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EDITORIAL BOARD QUESTIONNAIRES

John Fritchey

Democratic candidate for Cook County Board (12th District district)

John Fritchey

John Fritchey

Democratic candidate for Cook County Board (12th District district)

Education
The University of Michigan - B.A. Economics Northwestern University Law School - Juris Doctor
Occupation
Cook County Commissioner; sole law practitioner
Home
Chicago
Past Political/Civic Experience
State Representative 1996-2010

Responses to our questions

In preparing future budgets, Cook County may face rising costs and static revenues. How should county government evolve? What specific finance strategy will you encourage for producing balanced budgets? Please be decisive.

Just as in the private sector, Cook County government needs to be more nimble and efficient in fulfilling its wide-ranging role and providing necessary services.

One path toward that goal is continued smart consolidation and re-tasking or elimination of duplicative personnel. Exemplary of my commitment to this issue, I was able to put forward and pass a binding referendum to consolidate the Offices of the Recorder of Deeds and the County Clerk by 2020 that allowed voters to directly determine the size of their county government. Two-thirds of voters approved the consolidation. The result was the first elimination of a county office in 45 years and is projected to save millions of taxpayer dollars every year.

As the Chairman of the Information Technology and Innovation Committee, several years ago, I proposed a consolidation of many of the IT services which currently exist in separate silos under the various elected County officials. Given the significant overlap of functions and services provided by each of the various IT departments, such a move is a prime target for reconfiguration.

While I was initially unable to gain traction for the initiative, current fiscal conditions are serving to build support for the concept. Another significant reconfiguration to be revisited is a previous proposal of then-Commissioner Mike Quigley, namely the creation of an Office of Tax Administration. I elaborate more on this issue in my answer to Question 8. From a purely fiscal standpoint, we have refinanced a number of our outstanding debt obligations to more favorable terms resulting in significant savings.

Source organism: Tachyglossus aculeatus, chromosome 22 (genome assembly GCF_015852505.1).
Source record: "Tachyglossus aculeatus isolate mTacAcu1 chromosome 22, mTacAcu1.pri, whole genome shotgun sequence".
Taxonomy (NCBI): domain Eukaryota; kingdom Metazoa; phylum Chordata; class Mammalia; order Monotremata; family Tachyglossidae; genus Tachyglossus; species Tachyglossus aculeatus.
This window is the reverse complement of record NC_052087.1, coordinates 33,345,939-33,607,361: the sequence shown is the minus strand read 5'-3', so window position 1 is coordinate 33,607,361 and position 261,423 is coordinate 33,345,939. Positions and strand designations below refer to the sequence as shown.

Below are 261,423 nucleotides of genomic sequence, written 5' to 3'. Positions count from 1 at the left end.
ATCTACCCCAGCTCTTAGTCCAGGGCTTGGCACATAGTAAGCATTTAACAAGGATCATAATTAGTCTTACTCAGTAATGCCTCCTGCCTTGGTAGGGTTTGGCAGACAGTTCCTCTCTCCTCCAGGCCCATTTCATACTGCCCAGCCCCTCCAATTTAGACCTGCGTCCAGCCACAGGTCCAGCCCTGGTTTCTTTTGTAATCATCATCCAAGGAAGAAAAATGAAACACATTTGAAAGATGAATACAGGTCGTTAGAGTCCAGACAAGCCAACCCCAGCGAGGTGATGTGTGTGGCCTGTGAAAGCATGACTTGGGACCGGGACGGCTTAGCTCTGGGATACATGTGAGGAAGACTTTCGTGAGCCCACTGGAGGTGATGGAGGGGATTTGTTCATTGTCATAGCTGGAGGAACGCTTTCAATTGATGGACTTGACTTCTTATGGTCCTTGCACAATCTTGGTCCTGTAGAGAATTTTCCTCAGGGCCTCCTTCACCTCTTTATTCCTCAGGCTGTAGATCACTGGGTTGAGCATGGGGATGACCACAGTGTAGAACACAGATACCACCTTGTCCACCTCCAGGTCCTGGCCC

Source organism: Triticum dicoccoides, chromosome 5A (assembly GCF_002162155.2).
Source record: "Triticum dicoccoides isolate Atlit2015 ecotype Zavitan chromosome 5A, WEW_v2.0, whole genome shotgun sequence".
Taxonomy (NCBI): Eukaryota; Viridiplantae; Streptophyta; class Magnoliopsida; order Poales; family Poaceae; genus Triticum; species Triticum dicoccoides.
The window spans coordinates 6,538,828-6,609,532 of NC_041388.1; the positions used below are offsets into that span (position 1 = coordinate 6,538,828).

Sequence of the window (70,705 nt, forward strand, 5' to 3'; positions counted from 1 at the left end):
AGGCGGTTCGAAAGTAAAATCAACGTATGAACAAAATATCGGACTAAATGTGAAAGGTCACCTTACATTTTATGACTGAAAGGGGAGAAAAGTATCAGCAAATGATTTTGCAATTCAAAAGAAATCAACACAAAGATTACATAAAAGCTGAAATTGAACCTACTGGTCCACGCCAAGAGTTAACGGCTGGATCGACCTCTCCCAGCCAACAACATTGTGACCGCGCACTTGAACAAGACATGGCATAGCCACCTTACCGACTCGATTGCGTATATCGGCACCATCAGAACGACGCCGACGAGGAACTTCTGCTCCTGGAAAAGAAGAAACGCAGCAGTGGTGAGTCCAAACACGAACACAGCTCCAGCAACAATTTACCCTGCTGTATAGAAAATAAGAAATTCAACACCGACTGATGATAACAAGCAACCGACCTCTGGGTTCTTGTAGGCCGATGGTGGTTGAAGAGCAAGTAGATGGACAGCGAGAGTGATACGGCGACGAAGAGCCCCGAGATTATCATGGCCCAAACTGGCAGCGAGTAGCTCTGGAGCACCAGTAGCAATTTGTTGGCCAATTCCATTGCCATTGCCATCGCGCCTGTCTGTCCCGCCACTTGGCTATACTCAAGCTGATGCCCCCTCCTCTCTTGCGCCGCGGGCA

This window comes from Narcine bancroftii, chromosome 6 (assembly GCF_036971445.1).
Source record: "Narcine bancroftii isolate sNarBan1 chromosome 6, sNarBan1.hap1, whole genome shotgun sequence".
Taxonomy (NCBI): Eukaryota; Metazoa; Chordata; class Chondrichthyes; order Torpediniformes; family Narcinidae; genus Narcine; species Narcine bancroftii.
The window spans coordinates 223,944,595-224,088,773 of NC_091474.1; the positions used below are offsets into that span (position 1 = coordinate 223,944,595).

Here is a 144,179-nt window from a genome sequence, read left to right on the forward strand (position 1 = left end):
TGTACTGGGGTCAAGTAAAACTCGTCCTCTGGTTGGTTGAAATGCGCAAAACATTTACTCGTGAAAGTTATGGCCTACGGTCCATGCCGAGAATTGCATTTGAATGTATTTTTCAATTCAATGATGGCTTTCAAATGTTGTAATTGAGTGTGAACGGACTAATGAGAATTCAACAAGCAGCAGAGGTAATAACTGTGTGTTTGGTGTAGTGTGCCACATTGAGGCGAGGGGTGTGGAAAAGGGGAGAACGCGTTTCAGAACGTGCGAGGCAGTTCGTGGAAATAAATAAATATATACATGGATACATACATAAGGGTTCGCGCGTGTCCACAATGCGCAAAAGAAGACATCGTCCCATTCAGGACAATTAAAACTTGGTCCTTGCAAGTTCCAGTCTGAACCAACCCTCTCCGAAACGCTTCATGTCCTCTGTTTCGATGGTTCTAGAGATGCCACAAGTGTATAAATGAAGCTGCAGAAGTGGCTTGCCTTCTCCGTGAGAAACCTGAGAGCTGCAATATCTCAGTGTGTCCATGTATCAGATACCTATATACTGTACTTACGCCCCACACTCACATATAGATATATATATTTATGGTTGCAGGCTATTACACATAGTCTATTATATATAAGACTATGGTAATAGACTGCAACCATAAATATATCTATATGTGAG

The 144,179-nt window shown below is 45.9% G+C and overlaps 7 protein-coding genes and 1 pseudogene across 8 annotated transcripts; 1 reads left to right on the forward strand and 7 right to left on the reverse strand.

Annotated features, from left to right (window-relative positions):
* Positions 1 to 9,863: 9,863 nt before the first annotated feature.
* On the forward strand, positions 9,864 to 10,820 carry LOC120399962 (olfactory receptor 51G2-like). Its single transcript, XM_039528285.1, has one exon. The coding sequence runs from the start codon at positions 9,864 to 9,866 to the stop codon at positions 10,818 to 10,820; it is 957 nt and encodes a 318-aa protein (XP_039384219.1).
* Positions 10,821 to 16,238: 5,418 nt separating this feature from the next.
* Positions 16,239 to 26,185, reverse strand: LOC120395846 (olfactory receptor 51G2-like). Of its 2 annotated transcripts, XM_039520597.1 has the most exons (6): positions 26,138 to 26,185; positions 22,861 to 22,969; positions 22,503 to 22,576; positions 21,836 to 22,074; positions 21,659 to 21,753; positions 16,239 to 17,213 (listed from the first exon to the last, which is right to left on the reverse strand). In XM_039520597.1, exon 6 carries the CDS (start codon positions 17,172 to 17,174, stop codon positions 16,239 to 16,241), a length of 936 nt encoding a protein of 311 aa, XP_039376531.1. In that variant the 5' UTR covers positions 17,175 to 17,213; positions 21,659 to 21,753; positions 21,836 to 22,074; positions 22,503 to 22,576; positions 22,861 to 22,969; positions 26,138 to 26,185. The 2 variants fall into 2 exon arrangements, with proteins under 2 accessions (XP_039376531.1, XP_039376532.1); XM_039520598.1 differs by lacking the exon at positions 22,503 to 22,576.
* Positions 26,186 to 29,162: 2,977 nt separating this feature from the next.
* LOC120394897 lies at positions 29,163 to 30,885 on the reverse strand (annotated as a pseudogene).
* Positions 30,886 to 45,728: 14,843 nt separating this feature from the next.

These savings have further allowed us to overpay some of our pension obligations resulting in Cook County being the only major governmental unit in the State with stable ratings from every bond agency.

If faced in budget debates with cutting the county's payroll or raising taxes, which one will you choose, and why? Please be decisive.

Each and every fiscal year brings its own set of challenges that vary based on a number of factors. As such, it would be disingenuous to say that I would never vote for a tax increase as it depends on what tax, the rate, the impact, the implementation and the fiscal forecasting and data supporting such a proposal. That said, as evidenced by my overall record, I've been consistently inclined to favor efficiencies and savings over raising taxes. Case in point, my recent staunch opposition to the sweetened beverage tax was not a reflection on my belief in the problems and costs associated with obesity-related diseases, which are clearly real, but in my belief that revenues were not dedicated to health costs and that the implementation structure was going drive consumer traffic elsewhere and result in far lower revenues than predicted, all while having a deleterious impact on countless local businesses. As importantly, it was necessary to break the reliance of answering every budget crisis with new revenue creation. While the resulting budget involved approximately 370 layoffs, it is worth noting that not one healthcare provider, state's attorney or public defender was impacted. Rather, the reduced revenue caused various offices to look at middle-management positions and find ways to innovate in order to perform the functions necessary from that office. At the end of the day, we did what many of the tax proponents said couldn't be done, namely passed a responsible budget without the predicted $200 million in additional taxpayer dollars. There is another important consideration in government's need to be reluctant in the implementation of any new taxes. Area residents and businesses have been hit with so many taxes from all levels of governments that many are overwhelmed. It is also impossible for anybody to responsibly plan a budget with the ever-present uncertainty of higher or new taxes. To assist with this issue, I introduced and passed the Taxpayers' Predictability Amendment during the FY2016 budget that freezes the County Sales Taxes and Aggregate Property Tax Levy for FY2017, FY2018 and FY2019. Also, any future increase in the Sales Tax or Property Tax above the aggregate levy will first require the Bureau of Finance to provide the Board with a 36-month fiscal evaluation of revenues and expenses prior to considering such increase and the aggregate levy will not be increased for 36 months following an increase in either tax without first receiving and considering the Bureau of Finance's fiscal forecast.